mcj-2020-05-13-opinion-sarah-pierce

Sarah Hudson Pierce

It’s February, 1962. As a 14-year-old girl, I sat on the floor in front of the cast iron wood stove inside our unpainted, mostly unheated cabin in the woods near Noel, Missouri. As I put the kindling in the stove, I stirred the coals and watched the flame ignite. Looking deep within the fire, I vowed then and there that “I will rise up from whence I came.”

Not knowing exactly what that would entail, change came at lightning speed! Less than six weeks later, I became a Christian and was asked a couple of weeks later by the minister who baptized me, Fred Webb of Grove, Oklahoma who now lives in Hatley, if I would like to go to a Christian orphanage near Tulsa, Oklahoma. He assured me that I would have immaculate surroundings and plenty of food and clothing and that I would be sent to school.

Having gone to bed hungry for years, after and even before our father died in 1958, I grabbed the brass ring, and my sister and I went into the orphanage.

And it changed both of our lives forever!

It wasn’t easy, but I knew that God had a plan in it for me! Now at 72, I know “life is difficult” as the famed author M. Scott Peck said it was, but it has been worthwhile! God has always taken care of me and has always provided sometimes even more than I need.

Life isn’t easy in our world, though it never has been I suppose. God always provides for me, sometimes coming to me in the form of “Better Angels” who sense what I need before I ask.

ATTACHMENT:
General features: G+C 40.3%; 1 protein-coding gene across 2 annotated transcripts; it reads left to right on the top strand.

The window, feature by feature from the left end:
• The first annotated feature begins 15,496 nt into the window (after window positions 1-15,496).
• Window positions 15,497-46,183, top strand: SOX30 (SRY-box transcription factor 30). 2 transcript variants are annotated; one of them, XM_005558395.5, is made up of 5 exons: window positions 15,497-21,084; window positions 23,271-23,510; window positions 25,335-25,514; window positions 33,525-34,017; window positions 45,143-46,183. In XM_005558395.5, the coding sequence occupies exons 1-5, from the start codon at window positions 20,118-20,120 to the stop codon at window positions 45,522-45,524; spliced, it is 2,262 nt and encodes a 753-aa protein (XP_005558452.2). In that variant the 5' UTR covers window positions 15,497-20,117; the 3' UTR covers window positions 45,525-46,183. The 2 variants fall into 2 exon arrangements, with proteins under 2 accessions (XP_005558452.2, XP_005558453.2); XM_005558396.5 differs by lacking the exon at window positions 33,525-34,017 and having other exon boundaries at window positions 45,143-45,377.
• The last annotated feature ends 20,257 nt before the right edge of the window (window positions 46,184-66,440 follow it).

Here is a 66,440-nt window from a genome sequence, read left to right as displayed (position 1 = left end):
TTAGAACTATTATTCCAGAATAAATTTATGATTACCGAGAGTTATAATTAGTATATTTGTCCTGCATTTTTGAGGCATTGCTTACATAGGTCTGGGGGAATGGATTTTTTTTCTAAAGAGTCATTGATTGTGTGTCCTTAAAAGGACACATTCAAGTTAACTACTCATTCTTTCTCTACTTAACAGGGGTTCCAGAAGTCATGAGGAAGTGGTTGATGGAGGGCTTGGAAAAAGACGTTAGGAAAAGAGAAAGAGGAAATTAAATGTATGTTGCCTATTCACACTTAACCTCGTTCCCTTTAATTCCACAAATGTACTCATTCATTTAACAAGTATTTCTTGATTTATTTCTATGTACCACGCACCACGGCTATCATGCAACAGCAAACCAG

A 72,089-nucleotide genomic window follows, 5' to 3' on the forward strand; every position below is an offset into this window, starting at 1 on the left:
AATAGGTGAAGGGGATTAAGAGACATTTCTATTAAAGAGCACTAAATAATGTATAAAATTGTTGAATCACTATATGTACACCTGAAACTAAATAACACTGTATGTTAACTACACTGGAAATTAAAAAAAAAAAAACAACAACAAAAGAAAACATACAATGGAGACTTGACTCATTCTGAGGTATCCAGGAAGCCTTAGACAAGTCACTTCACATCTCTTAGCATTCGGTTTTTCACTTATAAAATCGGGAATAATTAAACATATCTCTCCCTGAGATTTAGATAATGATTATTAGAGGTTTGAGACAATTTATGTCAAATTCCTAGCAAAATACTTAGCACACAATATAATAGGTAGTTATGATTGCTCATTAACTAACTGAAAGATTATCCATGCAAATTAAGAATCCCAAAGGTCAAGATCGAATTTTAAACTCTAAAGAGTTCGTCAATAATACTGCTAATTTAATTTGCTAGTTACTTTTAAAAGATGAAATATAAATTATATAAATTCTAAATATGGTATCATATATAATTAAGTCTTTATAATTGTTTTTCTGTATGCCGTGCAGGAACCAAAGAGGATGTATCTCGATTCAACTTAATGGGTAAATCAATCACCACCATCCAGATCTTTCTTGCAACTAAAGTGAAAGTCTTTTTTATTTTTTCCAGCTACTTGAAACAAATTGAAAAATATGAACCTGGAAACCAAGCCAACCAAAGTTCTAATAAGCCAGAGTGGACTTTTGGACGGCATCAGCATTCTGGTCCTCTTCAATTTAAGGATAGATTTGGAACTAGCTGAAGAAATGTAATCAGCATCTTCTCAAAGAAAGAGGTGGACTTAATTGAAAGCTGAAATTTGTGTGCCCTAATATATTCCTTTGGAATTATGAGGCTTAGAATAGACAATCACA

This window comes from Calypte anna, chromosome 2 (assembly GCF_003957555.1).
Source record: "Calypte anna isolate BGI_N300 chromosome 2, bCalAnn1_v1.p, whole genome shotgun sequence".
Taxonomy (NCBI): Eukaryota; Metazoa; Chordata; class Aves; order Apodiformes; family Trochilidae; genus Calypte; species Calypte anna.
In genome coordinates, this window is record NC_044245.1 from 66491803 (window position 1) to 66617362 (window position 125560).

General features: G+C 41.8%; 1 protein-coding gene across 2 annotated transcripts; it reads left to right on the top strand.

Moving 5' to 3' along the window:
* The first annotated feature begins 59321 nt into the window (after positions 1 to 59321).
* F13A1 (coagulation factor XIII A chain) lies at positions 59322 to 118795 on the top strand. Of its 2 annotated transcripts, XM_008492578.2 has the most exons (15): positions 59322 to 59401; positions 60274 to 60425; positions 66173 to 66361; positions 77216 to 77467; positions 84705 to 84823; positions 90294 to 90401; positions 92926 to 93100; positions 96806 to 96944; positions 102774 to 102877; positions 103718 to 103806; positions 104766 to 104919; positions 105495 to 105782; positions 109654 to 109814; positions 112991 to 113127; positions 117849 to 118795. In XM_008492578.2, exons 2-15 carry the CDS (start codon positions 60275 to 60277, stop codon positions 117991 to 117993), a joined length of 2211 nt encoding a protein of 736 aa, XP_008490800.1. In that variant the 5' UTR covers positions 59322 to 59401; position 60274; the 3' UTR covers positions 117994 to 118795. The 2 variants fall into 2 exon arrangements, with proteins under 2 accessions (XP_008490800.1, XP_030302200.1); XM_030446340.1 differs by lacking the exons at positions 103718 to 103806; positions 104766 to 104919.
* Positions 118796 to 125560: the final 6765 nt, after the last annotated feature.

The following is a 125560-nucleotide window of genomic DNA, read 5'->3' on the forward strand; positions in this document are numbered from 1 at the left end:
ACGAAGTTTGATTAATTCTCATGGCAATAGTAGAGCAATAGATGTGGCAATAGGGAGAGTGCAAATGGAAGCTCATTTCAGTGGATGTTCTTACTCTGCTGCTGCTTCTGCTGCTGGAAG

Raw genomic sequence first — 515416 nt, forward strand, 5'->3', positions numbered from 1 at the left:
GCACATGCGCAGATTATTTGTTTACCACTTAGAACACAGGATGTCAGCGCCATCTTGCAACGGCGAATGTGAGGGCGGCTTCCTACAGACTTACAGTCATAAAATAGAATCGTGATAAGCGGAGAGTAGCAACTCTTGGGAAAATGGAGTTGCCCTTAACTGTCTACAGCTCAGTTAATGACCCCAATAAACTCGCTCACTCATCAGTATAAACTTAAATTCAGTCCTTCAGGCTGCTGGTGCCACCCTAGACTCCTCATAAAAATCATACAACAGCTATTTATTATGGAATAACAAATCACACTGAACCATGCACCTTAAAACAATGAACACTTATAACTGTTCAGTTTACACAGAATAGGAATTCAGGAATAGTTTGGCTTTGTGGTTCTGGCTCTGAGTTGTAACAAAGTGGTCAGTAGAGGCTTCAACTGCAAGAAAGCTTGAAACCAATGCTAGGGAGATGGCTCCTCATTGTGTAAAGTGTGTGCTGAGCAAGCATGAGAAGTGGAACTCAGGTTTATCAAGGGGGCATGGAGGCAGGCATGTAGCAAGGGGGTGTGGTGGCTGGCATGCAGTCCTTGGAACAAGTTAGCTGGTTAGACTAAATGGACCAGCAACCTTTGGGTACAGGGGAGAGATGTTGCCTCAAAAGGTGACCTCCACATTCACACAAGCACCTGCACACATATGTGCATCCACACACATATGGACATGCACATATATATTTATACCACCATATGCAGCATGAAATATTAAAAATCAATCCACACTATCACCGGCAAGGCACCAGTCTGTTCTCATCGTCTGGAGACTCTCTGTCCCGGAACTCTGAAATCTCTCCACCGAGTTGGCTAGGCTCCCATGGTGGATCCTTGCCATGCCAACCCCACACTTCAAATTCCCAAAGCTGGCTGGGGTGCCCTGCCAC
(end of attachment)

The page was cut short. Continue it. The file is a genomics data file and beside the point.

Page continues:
I will encourage you to pour your own thoughts out upon the page and do it and do it until it becomes a habit, because writing can be one of the greatest forms of creative therapy there is. Not only is writing very therapeutic, it is the only way I know to leave your own story, as well as a legacy, for your family to have for generations to come.

If we don’t tell our stories in our words, they will never be told. The motivational speaker Tony Robbin said, “a life worth living is worth recording.”

I treasure the family stories I’ve found within my old trunk because these stories have helped me to make some sense of my life.

Not only will you be your own therapist but you may be providing the rope that others need to survive as they reach out through the pen upon the page.

And remember that it all works out and that we do get what we say, and we should begin immediately thanking Him in advance for what He is about to give us because it works that way.

It is all good, and we get what we say!

I know that Jesus is the same yesterday, today and forever, and He always gets me to the right place at the right time.

Sarah Hudson Pierce is a columnist and the president of Ritz Publications in Shreveport, Louisiana. She can be reached at sarahp9957@aol.com.

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